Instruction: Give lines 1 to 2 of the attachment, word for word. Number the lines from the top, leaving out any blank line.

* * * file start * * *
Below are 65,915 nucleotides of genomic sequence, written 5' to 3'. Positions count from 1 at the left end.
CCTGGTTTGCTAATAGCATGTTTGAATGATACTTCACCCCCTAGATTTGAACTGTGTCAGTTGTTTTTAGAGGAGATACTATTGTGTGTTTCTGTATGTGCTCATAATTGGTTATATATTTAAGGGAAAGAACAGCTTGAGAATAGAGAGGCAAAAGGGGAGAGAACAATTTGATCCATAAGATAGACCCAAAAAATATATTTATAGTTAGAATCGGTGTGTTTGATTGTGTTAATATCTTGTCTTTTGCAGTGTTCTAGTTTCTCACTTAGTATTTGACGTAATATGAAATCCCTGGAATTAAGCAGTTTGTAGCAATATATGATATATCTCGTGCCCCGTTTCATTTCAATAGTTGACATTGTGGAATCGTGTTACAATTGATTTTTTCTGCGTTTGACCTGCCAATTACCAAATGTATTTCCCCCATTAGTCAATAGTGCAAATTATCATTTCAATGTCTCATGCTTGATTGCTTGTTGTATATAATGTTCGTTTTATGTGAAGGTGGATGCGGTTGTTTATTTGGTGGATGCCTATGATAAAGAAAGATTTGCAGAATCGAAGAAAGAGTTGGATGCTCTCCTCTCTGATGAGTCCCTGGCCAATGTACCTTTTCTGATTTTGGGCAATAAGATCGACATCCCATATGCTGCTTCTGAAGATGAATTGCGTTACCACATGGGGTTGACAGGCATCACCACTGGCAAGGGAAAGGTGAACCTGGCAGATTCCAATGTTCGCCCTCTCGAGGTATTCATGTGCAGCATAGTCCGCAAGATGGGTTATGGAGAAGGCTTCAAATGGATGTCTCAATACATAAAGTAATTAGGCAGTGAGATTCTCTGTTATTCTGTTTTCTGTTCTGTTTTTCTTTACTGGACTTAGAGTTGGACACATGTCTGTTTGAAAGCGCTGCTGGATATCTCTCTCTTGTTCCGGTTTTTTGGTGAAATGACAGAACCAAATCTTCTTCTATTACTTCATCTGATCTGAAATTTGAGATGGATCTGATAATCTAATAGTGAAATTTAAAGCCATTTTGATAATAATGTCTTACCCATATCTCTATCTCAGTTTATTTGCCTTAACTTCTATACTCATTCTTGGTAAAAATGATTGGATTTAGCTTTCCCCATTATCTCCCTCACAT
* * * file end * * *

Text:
Below are 65,915 nucleotides of genomic sequence, written 5' to 3'. Positions count from 1 at the left end.
CCTGGTTTGCTAATAGCATGTTTGAATGATACTTCACCCCCTAGATTTGAACTGTGTCAGTTGTTTTTAGAGGAGATACTATTGTGTGTTTCTGTATGTGCTCATAATTGGTTATATATTTAAGGGAAAGAACAGCTTGAGAATAGAGAGGCAAAAGGGGAGAGAACAATTTGATCCATAAGATAGACCCAAAAAATATATTTATAGTTAGAATCGGTGTGTTTGATTGTGTTAATATCTTGTCTTTTGCAGTGTTCTAGTTTCTCACTTAGTATTTGACGTAATATGAAATCCCTGGAATTAAGCAGTTTGTAGCAATATATGATATATCTCGTGCCCCGTTTCATTTCAATAGTTGACATTGTGGAATCGTGTTACAATTGATTTTTTCTGCGTTTGACCTGCCAATTACCAAATGTATTTCCCCCATTAGTCAATAGTGCAAATTATCATTTCAATGTCTCATGCTTGATTGCTTGTTGTATATAATGTTCGTTTTATGTGAAGGTGGATGCGGTTGTTTATTTGGTGGATGCCTATGATAAAGAAAGATTTGCAGAATCGAAGAAAGAGTTGGATGCTCTCCTCTCTGATGAGTCCCTGGCCAATGTACCTTTTCTGATTTTGGGCAATAAGATCGACATCCCATATGCTGCTTCTGAAGATGAATTGCGTTACCACATGGGGTTGACAGGCATCACCACTGGCAAGGGAAAGGTGAACCTGGCAGATTCCAATGTTCGCCCTCTCGAGGTATTCATGTGCAGCATAGTCCGCAAGATGGGTTATGGAGAAGGCTTCAAATGGATGTCTCAATACATAAAGTAATTAGGCAGTGAGATTCTCTGTTATTCTGTTTTCTGTTCTGTTTTTCTTTACTGGACTTAGAGTTGGACACATGTCTGTTTGAAAGCGCTGCTGGATATCTCTCTCTTGTTCCGGTTTTTTGGTGAAATGACAGAACCAAATCTTCTTCTATTACTTCATCTGATCTGAAATTTGAGATGGATCTGATAATCTAATAGTGAAATTTAAAGCCATTTTGATAATAATGTCTTACCCATATCTCTATCTCAGTTTATTTGCCTTAACTTCTATACTCATTCTTGGTAAAAATGATTGGATTTAGCTTTCCCCATTATCTCCCTCACAT